In EM, startup the Java SSO application (look under the application group "Middleware Services > Other Services"). If you try and access the wiki now, you should see a login form but get an error when you submit because we need to generate the Symmetric Key. Every time I go to do this, following the Java SSO documentation, I struggle to find the right link in EM.
To be clear, in 10.1.3 look for "SSO Configuration" on the Administration tab of the OC4J container (below). Go to the page, make sure "Generate new symmetric key" is checked, select your key type, and click "Apply". You will be prompted to restart OC4J.
Browse to the wiki again and we have .. Success!
8. Adding users
Remember we're using the JAZN XML security provider rather than OID or other directory. Andreas had a nice post recently on how to Add a user to the JavaSSO, and that's what I need to do to add a personal account for myself..
%JAVA_HOME%\bin\java -jar %J2EE_HOME%\jazn.jar -adduser jazn.com paul password1
%JAVA_HOME%\bin\java -jar %J2EE_HOME%\jazn.jar -grantrole users jazn.com paul
JAZN is a bit dumb compared to using a real directory, so you need to restart OC4J again to pick up the new credentials.
And there we go. Oracle Wiki up and running in OC4J. Just 8 "simple" steps;-)
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The White Stripes - Icky Thump
|I heard the title track from The White Stripes' Icky Thump some time back. Think it might have been on BBC World Service's White Label. Finally picked up the album last weekend.
It's quirky playful, in a Sonic Youth kind of way, but perhaps with a more solid blues rock/bluegrass sensibility. It gets stuck in your head. Love it.
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|Tricky Business by Dave Barry. The first book for a long time that had me snorting with laughter amongst groups of startled strangers.
As Dave Barry says..
This book is dedicated to the people of South Florida, for being so consistently weird
If I was to classify this book, I'd say its sort of like a Saturday Night Live version of CSI:Miami, directed by the Cohen Bros, and staring all the extras from Miami Vice (the original series). With a twist of Tarantino. Get it?
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What's With Oracle and Flex?
Adobe's Flex seems to be cropping up across the enterprise vendor space. It's made a clean sweep of the BI vendor products (a much smaller group these days). And now Flex seems to be making major inroads in SAP and Oracle.
I wonder however if this is real strategy at work, or just an example of a good cohesive solution filling the void in the midst of AJAX-chaos?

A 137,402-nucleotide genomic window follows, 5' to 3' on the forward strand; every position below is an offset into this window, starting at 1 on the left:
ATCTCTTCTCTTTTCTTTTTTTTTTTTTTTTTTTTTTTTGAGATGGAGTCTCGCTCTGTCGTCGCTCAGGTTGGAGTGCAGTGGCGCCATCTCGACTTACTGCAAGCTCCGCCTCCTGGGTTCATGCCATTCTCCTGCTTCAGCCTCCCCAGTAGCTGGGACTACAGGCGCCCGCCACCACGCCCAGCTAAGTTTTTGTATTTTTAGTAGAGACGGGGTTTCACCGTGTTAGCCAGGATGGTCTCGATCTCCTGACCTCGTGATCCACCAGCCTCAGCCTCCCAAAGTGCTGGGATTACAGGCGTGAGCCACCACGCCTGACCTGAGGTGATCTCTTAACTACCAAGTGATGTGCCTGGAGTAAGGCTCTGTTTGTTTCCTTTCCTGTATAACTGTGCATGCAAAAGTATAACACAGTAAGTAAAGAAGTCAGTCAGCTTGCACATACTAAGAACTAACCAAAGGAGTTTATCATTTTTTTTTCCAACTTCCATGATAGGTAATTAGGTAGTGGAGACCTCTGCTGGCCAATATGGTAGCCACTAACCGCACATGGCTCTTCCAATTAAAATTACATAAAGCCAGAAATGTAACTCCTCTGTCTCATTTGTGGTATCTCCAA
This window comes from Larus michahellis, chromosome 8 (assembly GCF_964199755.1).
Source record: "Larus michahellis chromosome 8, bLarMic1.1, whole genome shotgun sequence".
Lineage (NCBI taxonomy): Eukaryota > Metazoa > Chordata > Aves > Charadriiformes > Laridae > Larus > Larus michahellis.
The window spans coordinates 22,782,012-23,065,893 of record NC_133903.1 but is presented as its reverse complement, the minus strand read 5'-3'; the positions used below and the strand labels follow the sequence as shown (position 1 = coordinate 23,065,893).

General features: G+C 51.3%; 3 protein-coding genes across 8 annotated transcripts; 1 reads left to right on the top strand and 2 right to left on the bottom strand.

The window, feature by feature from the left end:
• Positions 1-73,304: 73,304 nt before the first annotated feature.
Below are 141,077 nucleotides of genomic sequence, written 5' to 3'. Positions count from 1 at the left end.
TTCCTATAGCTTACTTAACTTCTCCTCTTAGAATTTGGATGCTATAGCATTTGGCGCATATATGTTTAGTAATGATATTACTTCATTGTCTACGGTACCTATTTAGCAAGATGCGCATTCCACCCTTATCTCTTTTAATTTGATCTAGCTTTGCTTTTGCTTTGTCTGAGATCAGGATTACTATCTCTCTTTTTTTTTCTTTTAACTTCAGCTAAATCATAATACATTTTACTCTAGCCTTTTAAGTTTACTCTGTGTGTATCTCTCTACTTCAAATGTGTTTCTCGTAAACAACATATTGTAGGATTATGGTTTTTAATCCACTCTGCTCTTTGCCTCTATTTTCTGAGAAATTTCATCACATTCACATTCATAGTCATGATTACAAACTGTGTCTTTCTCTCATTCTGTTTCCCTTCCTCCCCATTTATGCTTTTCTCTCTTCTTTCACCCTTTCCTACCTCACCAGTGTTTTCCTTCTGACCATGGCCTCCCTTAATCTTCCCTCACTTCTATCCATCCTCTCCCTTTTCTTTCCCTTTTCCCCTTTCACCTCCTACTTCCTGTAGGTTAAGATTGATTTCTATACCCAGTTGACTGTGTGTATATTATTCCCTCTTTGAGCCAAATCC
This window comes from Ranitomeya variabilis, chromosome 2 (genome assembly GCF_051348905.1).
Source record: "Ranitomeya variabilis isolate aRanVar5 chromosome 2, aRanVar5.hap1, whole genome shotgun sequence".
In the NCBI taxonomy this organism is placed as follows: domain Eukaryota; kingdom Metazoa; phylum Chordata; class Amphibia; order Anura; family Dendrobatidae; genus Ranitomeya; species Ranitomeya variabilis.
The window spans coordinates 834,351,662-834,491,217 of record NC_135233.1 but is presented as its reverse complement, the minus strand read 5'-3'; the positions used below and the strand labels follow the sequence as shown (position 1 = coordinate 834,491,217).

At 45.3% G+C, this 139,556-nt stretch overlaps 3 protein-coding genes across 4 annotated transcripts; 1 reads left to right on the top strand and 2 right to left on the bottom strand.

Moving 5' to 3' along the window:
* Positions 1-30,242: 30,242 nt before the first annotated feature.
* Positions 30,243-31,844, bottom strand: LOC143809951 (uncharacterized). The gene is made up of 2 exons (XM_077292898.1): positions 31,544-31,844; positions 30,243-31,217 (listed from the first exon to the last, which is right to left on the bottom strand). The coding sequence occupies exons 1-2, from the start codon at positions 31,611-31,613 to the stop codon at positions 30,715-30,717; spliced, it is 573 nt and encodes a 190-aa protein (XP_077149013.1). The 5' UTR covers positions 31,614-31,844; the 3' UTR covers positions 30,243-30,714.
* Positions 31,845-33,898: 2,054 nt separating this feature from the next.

I'd commented before on SAP's adoption, and they seem to have stolen the limelight over the past year. It was easy to forget a no-fanfare announcement of Flex support by Oracle at OpenWorld 2006. It was just PR after all - and seems to have dropped off the Internet! But it seems one of the most lasting impressions of OpenWorld 2007 was the promiscuous proliferation of Flex in the various demos and announcements.
James Ward (the Adobe RIA Cowboy) reported the usage in his blog, and has apparently been working closely with Oracle on their adoption.
It was very interesting to hear RedMonk's Michael Coté picking this discussion up in their "RIA Weekly" podcasts - with gossip about OpenWorld sightings in Episode 01, with more depth about the specific product teams using Flex in Episode 02.
As James & Michael discuss, Oracle's adoption seems to be of the common "stick your widgets in our page" style. The flagship adoptions are so far MetaLink (selected pages only), and BI Publisher (yet to release).
Flex is pretty cool, I agree. But it is hard to discern a broad RIA strategy at work here.
AJAXWorld might have been controversial by splitting the RIA world into two camps (Should You Choose AJAX or Adobe?). Choose Ajax or Flex? I think Oracle's answer may simply be "we need to choose?"
Consider Oracle is also playing many other AJAX cards: OpenAJAX Alliance support; quite a bit of true AJAX used in various products; and "AJAX" support in ADF/JSF [although as far as I can figure, it's all IFrame-based].
Does any of this really tell us anything about the strategic direction for Oracle Fusion Applications UI technology?
Now that the Oracle AppsLab guys are Back from OpenWorld, I'd be really keen to hear their take on all this. In fact, I'd expect that guys like James Ward were engaged with OracleAppsLab and the AppsLab blog should be the place to get the inside running.
But back to my original, cynical observation. I have a sneaking suspicion that we're seeing Flex pop up all over the enterprise space for one simple reason: Adobe have a good pitch, and a product that is nicely wrapped up and walled in (even questions of Flex's openness seem to have fallen by the wayside). The AJAX elevator pitch just isn't in such good a shape.
Hence so much easy to push a top-down directive to "skin it with Flex". It may even accidentally be the best long term decision for your product.